New Kingdom's second album of twisted, slow, and dirty queasy-psychedelia funk-blues hip-hop arguably beats out the fine debut Heavy Load -- there's something even more belligerent, raunchy, and fiery about Furlow and Laws this time out. In light of later years where any number of acts wore their swampy roots heritage with pride, Paradise Don't Come Cheap seems even more prescient, at points suggesting a Goodie Mob/Bubba Sparxx collaboration produced by the RZA -- or, say, Eminem's "Square Dance" completely gone to hell -- well before its time. Indeed -- with a song title like "Kickin' Like Bruce Lee" as a perhaps fortuitous sign -- the Wu-Tang Clan probably could be the only easy comparison to New Kingdom at this point, the duo exhibiting the same confrontational attitude and attack on the verses as the larger collective. There's a less immediately desperate sound, though -- the delivery throughout, as songs like the low-speed brawl of "Terror Mad Visionary" and the absolutely mind-blowing "Co Pilot" and "Suspended in Air" easily show, flows with the beat rather than fights against it. Still, the generous echo on top of the rough-voiced sass of the two often turns particularly claustrophobic and oppressive, especially on the brief singing turns here and there -- the result is often disturbingly threatening, a slow-motion nightmare. The Lumberjacks' production, with the sharp help of folks like Scott Harding on guitar and, on a couple of cuts, the assistance of John Medeski from Medeski, Martin & Wood (his amazing organ performance on "Unicorns Were Horses" is a clear standout), makes for a clattering, woozy flow that more than once suggests what a Tom Waits -- or a Foetus! -- hip-hop album might sound like. Consider the haunted, off-kilter cabaret blues and breaks of "Infested" or the muted but snarling brass section on the title track -- or even the brief "Half Asleep," which touches on everything from James Brown to Arabic music in under a minute.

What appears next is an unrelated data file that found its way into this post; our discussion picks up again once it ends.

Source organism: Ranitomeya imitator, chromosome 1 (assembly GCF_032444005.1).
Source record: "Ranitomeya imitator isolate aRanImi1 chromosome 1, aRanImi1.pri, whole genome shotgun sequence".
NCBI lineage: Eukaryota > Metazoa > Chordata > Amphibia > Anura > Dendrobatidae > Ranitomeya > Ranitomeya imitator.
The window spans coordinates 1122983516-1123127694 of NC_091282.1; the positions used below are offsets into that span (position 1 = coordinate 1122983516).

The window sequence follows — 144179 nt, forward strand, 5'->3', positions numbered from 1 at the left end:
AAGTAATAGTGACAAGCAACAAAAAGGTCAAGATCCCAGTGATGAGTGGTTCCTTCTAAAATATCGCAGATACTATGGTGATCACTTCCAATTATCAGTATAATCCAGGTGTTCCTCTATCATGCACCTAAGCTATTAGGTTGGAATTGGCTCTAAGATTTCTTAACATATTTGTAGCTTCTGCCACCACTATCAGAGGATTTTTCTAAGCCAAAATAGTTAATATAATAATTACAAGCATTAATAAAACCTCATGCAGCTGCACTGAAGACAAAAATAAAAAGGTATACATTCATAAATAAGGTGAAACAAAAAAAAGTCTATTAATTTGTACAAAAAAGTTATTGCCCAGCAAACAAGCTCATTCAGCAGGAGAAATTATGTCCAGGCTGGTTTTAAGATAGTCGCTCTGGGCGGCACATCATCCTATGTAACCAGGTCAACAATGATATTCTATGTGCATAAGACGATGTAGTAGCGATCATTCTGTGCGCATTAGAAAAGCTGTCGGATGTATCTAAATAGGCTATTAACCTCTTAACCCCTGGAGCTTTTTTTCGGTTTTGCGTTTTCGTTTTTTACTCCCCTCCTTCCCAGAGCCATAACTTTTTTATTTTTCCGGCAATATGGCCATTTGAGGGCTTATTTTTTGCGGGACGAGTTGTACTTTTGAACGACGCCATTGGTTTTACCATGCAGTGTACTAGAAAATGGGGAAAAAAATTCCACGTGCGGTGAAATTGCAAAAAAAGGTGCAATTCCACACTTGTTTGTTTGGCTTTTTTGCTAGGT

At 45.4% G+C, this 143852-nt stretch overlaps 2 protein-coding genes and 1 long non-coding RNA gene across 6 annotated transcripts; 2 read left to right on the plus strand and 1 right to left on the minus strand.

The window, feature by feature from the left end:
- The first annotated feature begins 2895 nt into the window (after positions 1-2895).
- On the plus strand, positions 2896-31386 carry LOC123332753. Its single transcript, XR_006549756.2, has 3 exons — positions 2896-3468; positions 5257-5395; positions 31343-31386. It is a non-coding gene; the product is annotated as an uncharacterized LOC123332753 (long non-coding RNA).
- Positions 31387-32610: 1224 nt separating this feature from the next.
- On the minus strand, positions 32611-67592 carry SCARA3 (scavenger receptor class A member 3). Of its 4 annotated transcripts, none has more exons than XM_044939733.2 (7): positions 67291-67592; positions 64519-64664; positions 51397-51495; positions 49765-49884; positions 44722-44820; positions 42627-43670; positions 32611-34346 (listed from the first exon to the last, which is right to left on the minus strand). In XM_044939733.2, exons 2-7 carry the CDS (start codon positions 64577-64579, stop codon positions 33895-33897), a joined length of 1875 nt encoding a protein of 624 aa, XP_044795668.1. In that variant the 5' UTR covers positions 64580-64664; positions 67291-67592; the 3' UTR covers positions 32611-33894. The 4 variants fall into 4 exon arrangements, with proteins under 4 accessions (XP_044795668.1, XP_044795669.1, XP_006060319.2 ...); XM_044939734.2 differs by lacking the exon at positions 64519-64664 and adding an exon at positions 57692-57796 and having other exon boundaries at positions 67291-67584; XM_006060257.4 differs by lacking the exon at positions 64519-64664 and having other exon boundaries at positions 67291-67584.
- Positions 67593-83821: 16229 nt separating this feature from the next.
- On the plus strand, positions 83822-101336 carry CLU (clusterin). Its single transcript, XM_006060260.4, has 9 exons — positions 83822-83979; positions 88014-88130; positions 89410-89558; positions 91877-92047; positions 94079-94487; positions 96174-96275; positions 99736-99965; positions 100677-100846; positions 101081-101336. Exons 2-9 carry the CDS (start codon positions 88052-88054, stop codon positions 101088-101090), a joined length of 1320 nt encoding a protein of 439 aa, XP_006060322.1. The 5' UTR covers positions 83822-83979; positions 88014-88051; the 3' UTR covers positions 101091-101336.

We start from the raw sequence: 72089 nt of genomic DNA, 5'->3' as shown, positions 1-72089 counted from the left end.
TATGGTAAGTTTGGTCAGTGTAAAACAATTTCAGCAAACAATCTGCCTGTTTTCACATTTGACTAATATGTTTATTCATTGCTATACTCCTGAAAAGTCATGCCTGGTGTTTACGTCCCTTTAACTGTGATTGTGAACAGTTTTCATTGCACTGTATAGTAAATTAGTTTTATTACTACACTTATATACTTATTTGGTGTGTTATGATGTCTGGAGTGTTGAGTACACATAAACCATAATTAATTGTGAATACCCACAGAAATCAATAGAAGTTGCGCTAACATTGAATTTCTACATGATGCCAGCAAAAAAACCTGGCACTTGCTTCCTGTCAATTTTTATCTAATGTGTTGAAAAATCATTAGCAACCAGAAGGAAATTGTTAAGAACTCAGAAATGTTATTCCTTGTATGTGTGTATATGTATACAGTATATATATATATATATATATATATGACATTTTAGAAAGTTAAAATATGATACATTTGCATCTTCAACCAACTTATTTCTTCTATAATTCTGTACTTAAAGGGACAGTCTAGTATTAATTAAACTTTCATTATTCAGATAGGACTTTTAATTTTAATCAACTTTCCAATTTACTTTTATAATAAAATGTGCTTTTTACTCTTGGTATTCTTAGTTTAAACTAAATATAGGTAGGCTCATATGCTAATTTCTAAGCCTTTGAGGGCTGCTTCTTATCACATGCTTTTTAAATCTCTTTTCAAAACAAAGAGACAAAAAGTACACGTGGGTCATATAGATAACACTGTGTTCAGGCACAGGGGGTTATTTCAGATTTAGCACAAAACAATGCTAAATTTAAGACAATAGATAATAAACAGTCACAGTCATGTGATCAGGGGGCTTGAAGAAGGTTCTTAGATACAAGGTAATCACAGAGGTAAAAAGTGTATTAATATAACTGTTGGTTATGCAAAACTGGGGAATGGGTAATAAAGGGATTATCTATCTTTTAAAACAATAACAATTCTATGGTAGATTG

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AllMusic Review by Ned Raggett